J like capacitance,

i material in (Ω -m), L is the

resistance is not dependent length (m) and A(m2) is the cross

on V or I, it’s dependent on sectional area of the material!

the geometry and the kind

of material we have.

Examples:

**A Nichrome wire ( ρ=10-6 Ω-m) has a radius of 0.65mm. What length
**

of wire is needed to obtain a resistance of 2.0 Ω)?

RESISTANCE AND RESISTORS

Schematic Symbol for Resistors

| Resistors are devices

that provide resistance

in a circuit.

**| Resistors and the
**

resistance they carry

have many purposes

and applications in a

variety circuits.

circuits

(ELECTROMOTIVE FORCE)

EMF SOURCES

| An emf source is a device

th t elevates

that l t ththe

potential of a charge

across its terminal. Positive Terminal

**| The potential gain is the
**

emf of the battery!

**| It serves as the source or
**

the pump of current in

the circuit!

**| A very good example of
**

emf source is the

b

battery!

! +

Negative Terminal

REAL AND IDEAL BATTERIES

| The distinction

Th di i i

between an ideal and

real battery

y is in their

terminal voltages (TV).

| Ideal Battery:

**| Real Battery: (Ideal
**

yp

Battery plus a small

internal resistance r)

IDEAL REAL

BATTERIES…

Rate and

Energy Stored:

| Thus,, the TV of

a real battery is

always less than

an EMF.

EMF

Rate:

1 Ah = 3600 C

| Malfunctioning

batteries have

very large

internal Totall Energy

T E

resistances. Stored

W = Qξξ

ANALYZING A BASIC CIRCUIT

ENERGY IN ELECTRIC CIRCUITS

| The Unit of Power is Watts.

| Power delivered by

ideal real

a battery

**| Powered dissipated If V and R
**

are g

given

across a resistor

i t

If I and R are given

Example:

1. A 12-Ω resistor carries a current of 3 A. Find the power

dissipated in this resistor.

**2. A wire of resistance 5 Ω carries a current of 3A for 6s.
**

(a) How much power is put into the wire? (45W)

(b) How much thermal energy is produced? (270 J)

EXAMPLE:

| An 11-Ω resistor is connected across a battery

y of

emf 6V and internal resistance 1 Ω.

**| Find the following
**

(a) The current

(b) The terminal voltageg of the batteryy

(c) The power delivered by the emf source

(d) The power delivered to the external resistor

(e) The

Th power dissipated

di i t d by b the

th bbattery’s

tt ’ iinternal

t l

resistance

(f) If the battery is rated at 150 A•h, how much

energy does it store?

COMBINATIONS OF RESISTORS

| Resistors are also known as “Loads”

SERIES PARALLEL

RESISTORS IN SERIES oYou can replace R1

and R2 with a single

g

resistor with a

resistance Req.

oFor series

Req connection, the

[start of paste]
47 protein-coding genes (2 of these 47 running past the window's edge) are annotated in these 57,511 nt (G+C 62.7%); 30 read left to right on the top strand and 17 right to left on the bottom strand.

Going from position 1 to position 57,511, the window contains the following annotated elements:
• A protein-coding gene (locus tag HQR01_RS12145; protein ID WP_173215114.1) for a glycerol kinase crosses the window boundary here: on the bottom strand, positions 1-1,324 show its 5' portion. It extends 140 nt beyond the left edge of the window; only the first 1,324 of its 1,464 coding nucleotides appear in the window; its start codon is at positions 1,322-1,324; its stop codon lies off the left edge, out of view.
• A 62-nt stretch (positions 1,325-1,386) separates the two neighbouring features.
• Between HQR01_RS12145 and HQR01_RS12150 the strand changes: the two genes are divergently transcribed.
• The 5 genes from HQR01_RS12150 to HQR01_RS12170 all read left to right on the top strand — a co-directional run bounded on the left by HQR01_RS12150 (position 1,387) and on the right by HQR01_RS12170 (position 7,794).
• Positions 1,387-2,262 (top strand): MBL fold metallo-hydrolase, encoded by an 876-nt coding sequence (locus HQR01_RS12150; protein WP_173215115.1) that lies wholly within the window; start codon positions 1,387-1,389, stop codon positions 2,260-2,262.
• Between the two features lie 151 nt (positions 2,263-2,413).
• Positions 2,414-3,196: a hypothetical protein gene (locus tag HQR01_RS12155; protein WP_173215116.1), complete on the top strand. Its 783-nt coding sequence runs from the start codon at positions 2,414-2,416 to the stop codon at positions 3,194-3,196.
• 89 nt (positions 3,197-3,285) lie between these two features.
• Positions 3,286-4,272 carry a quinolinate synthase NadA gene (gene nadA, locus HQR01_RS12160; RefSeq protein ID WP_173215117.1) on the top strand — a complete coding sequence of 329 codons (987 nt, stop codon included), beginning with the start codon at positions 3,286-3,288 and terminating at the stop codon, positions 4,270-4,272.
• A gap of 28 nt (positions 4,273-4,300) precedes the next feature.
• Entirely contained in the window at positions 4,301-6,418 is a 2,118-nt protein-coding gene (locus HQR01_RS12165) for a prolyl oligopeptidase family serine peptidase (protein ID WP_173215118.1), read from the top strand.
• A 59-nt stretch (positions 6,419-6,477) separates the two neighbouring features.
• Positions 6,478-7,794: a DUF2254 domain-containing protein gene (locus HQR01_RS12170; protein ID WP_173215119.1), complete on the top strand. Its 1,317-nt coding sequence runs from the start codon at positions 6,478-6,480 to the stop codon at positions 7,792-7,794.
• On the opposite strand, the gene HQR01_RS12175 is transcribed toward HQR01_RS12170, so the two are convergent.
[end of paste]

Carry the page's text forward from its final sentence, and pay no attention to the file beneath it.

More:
current is

i the

h same

across each capacitor

but there is a

potential drop across

each resistor!

RESISTORS IN PARALLEL | You can replace R1 and

R2 with a resistor with

resistance Req.

**| For parallel connection
**

the voltage across each

Req resistor is the same

but the current splits

along the junctions.

EXAMPLE:

For the circuit that appears below find the following:

a) I, I1 and I2

b) Req

c) Voltage drop across each resistor

1. Kirchhoff’s

Rules

CIRCUIIT ANA

2 RC

2.

Circuits

ALYSIIS

I2

KIRCHHOFF’S RULES

I1 I3

| Junction Rule:

y All currents in and all

currents out the I4 = I1+I2+I3

junction are equal I4

y Iin = Iout

**| Loop Rule: Current I
**

Current, Loop direction

y In a single loop, all DROP GAIN

voltage gain is equal to

all voltage drop

y Vgain = Vdrop

y It is important to take Loop Direction

note of the loop

direction GAIN DROP

ANALYSIS OF CIRCUITS

| 1 Si

1. Single

l Loop

L | 2 M

2. Multiloop

l il Circuits

Ci i

**y Find the current in this y Find the currents I1, I2,
**

circuit and I3.

MORE KIRCHHOFF’S

| Find all the currents through

g jjunction b

RC CIRCUITS

| Contains

C i a resistor

i and

da

capacitor.

| I flows in a single

direction but its

magnitude varies with

time.

| RC Circuit “charges”

g and

“discharges”

| For charging:

g g we p put in

the maximum amount of

charge possible in the

capacitor over a time

constant

**| For discharging: we drain
**

the charge until it

it’ss value

is negligible!

CHARGING RC

| We assume that

W h theh

capacitor is initially

uncharged.

g

**| Charge will increase in
**

the capacitor, however,

current decreases.

**| Charge in the capacitor
**

at some time later, will

reach its maximum Qf is the maximum charge

that can be stored in a

value of Q = Cξ when capacitor

the current I equals

zero. I0 is the initial current in

the circuit

DISCHARGING RC

| Discharge happens

because when the switch

is closed at t = 0, there is

a potential drop across

the resistor, meaning

there is current in it.

**| After some time,
**

Af i the

h

charge on the capacitor is

reduced, hence the

current is also reduced!

(Why is this happening?)

| This happens

pp again

g and

again, until at some time, Qo is the initial charge that

the charge and the is stored in a capacitor

current are both

negligible hence I0 is the initial current in

“discharged” the circuit

EXAMPLES:

| 1. An uncharged capacitor

and a resistor are connected

in series to a battery. If ξ =

12 0 V

12.0 V, C = 5.00

5 00 μF,

μF and R =

8.00 x 105 Ω, find the time

constant of the circuit, the

maximum charge on the

capacitor,

it and d the

th

maximum current in the

circuit.

| 2. Consider a capacitor of

capacitance C that is being

discharged through a

resistor of resistance R, as

shown in the figure. After

how many time constants is

th charge

the h g on th the capacitor

it

one-fourth its initial value?